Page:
With over 500 Michelin star restaurants, Japan dominates the international epicurean landscape. While the range of highly-decorated establishments covers a myriad of cuisines including French, Italian and more, trying Japan’s domestic fare is an absolute must. From simple comfort foods to elaborate offerings and the special ingredients that make them stand out, we’ll identify the dishes you can’t pass up when in Japan.
Table of contents
- Sushi and Sashimi
Sushi and Sashimi
Japan is synonymous with sushi, as it’s the most desired dish to try for those visiting Japan. While the typical image of sushi in the West comes in the form of fish rolled in rice and seaweed, which is known as maki, the standard style is called nigiri zushi, which is a slice of raw fish placed on top of a small mound of rice. In some instances, however the fish may be seared or grilled. Temaki-style sushi is handrolled in seaweed to form a cone shape.
Sashimi is, quite simply, the absence of rice. Although the distinction between recognizing sushi and sashimi is basic, the preparation of each dish definitely isn’t. The flavor of sashimi can be influenced by the way it is cut or garnished.
Best Restaurant for Sushi and Sashimi: Sukiyabashi Jiro
It’s tough to narrow down the best sushi and sashimi restaurants, but Sukiyabashi Jiro definitely stands out among the rest. This three-Michelin-starred sushi restaurant has its own documentary, which also has a near-perfect rating itself. Located in Tokyo’s ritzy Ginza district, Sukiyabashi is regarded by many as one of the best, if not the top sushi establishment in all of Japan.
A great casual treat to enjoy from street vendors, yakitori is a simple chicken skewer. Yakitori is a perfect fit for taking in a Japanese festival. Different parts of the chicken are used. Some types of yakitori include the following:
– Thigh meat
– Thigh meat with leeks
– Minced chicken, egg and vegetable meatball mix
– Grilled fatty chicken skin
– Crispy grilled chicken wings
– Chicken liver
Where to Go for Great Yakitori: Ranjatai
While good yakitori isn’t hard to find, Ranjatai takes the cuisine to the next level. While the big selling point of yakitori is its relatively low price, Ranjatai is a place to splurge a little extra on some higher quality offerings. This restaurant uses Hinai chicken, which is regarded as one of Japan’s top 3 breeds. While reportedly a difficult breed for making yakitori, the end result makes the process all the more worth the extra work.
Brought over to Japan from the Portuguese in the 16th century, the art of deep-frying vegetables and seafood in a light batter, known as tempura, is now synonymous with its adopted country. The most popular foods used for tempura include shrimp, small fish fillets, eggplant, pumpkin and sweet potato.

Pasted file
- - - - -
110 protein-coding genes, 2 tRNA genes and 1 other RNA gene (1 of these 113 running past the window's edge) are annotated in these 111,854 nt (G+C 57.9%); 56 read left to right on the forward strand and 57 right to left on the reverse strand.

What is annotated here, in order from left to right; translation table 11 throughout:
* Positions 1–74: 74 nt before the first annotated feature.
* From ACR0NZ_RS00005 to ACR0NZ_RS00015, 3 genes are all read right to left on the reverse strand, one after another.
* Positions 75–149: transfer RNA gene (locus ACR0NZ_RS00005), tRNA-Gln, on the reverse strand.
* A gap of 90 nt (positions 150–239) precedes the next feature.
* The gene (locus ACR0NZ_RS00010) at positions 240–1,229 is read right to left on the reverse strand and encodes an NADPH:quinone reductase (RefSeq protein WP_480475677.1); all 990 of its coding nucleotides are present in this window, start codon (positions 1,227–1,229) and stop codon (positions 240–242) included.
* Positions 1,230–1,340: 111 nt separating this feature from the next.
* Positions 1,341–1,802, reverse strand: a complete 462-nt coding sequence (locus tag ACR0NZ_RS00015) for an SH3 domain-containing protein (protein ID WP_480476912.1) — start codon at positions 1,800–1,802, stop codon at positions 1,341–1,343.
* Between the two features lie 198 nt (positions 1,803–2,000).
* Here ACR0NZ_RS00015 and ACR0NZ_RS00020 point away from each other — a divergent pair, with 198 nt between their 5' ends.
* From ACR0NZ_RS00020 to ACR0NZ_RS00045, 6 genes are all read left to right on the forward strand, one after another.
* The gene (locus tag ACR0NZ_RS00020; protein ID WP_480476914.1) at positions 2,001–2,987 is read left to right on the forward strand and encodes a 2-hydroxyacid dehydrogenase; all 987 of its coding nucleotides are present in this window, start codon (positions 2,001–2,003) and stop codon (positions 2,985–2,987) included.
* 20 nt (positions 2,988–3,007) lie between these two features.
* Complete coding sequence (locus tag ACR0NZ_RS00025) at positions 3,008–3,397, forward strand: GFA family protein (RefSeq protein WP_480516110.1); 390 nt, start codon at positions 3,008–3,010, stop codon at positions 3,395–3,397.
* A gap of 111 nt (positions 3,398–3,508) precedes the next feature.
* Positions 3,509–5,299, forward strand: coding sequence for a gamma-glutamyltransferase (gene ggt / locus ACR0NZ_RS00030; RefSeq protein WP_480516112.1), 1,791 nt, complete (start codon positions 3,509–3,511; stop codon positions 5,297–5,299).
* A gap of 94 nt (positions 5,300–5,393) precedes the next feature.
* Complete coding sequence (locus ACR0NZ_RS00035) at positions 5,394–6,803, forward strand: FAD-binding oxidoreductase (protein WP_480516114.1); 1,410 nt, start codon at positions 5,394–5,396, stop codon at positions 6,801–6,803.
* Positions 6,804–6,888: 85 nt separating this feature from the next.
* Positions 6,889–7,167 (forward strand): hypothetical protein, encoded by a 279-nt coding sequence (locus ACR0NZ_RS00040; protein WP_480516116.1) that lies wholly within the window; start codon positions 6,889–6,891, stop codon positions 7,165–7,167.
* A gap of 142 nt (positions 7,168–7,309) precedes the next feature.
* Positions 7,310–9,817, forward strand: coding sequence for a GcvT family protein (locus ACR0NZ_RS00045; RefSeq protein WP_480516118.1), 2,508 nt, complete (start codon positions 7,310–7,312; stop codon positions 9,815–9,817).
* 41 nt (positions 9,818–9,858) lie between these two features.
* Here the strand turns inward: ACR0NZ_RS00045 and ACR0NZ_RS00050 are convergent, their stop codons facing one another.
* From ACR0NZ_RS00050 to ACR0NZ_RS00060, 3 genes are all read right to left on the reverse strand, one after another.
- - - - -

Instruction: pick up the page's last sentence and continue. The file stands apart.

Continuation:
Top Tempura Choice: Tempura Kondo
Compared to most other Japanese cuisine, tempura is relatively easy to make, but Tempura Kondo proves that paying attention to the little details can make all the difference in the world. Both the vegetables and seafood used are carefully selected to ensure the highest quality, resulting in a light and crispy, sesame seed oil-fried product that’s worth the trip to Ginza.
It’s best to think of okonomiyaki（お好み焼き）as a savory pancake with endless possibilities for ingredients and toppings. In fact, a loose translation of okonomiyaki is “as-you-like-it-pancake.” In addition to the base ingredients of batter, sour pickles and cabbage, and toppings like seaweed flakes, Japanese mayonnaise and the aptly named okonomiyaki sauce, creative ingredient inclusions can range from camembert cheese, to shrimp, and even potato chips!
Okonomiyaki Hotspots: Osaka and Hiroshima
Both Osaka and Hiroshima prefectures pride themselves on their style of okonomiyaki. The Osaka style of making okonomiyaki is the most common style found in Japan, wherein you mix the batter, along with all of the ingredients, and fry them together.
For Hiroshima-style okonomiyaki, the batter and ingredients are cooked separately, with the ingredients and toppings being placed on top of the pancake after cooking, and finally being served on a bed of noodles. Noodle options can be either udon or, more commonly, yakisoba.
There’s no better place to try Osaka-style Okonomiyaki than in Osaka, of course! Mizuno is a great Okonomiyaki restaurant located in Osaka’s lively Dotonbori center, and sources its delicious ingredients from the Kuromon market.
For Hiroshima-style okonomiyaki, also sometimes called “Hiroshimayaki,” the restaurant Micchan stands as one of the originators of the region’s signature style, and prides itself on shaping the cultural cuisine with rich flavors and quality presentation that have stood the test of time.
Not many realize that ramen has its origins in China. But given how its worldwide popularity was born from the Japanese adaptation of the wheat-noodle dish, it’s no surprise that ramen is a close second to sushi as a must-try dish among first-time visitors. With so many ingredients and flavor varieties to try, it wouldn’t be out of the ordinary to make multiple trips to different shops during a relatively short stay.
Where to Find the Perfect Bowl of Ramen: Tsuta
There are more than 24,000 shops that serve ramen throughout Japan, with 5,000 shops in Tokyo alone. While a large majority of ramen shops will provide a quality bowl that will hit the spot, Tsuta is the world’s first Michelin-starred ramen restaurant, and chef Yuki Onishi boasts the inclusion of premium ingredients while excluding artificial flavoring and MSG.
The broad spectrum of cuisine and restaurants leaves the possibilities nearly endless, but if you don’t have time to try all the wonderful dishes Japan has to offer, these 5 foods should definitely be at the top of your list.
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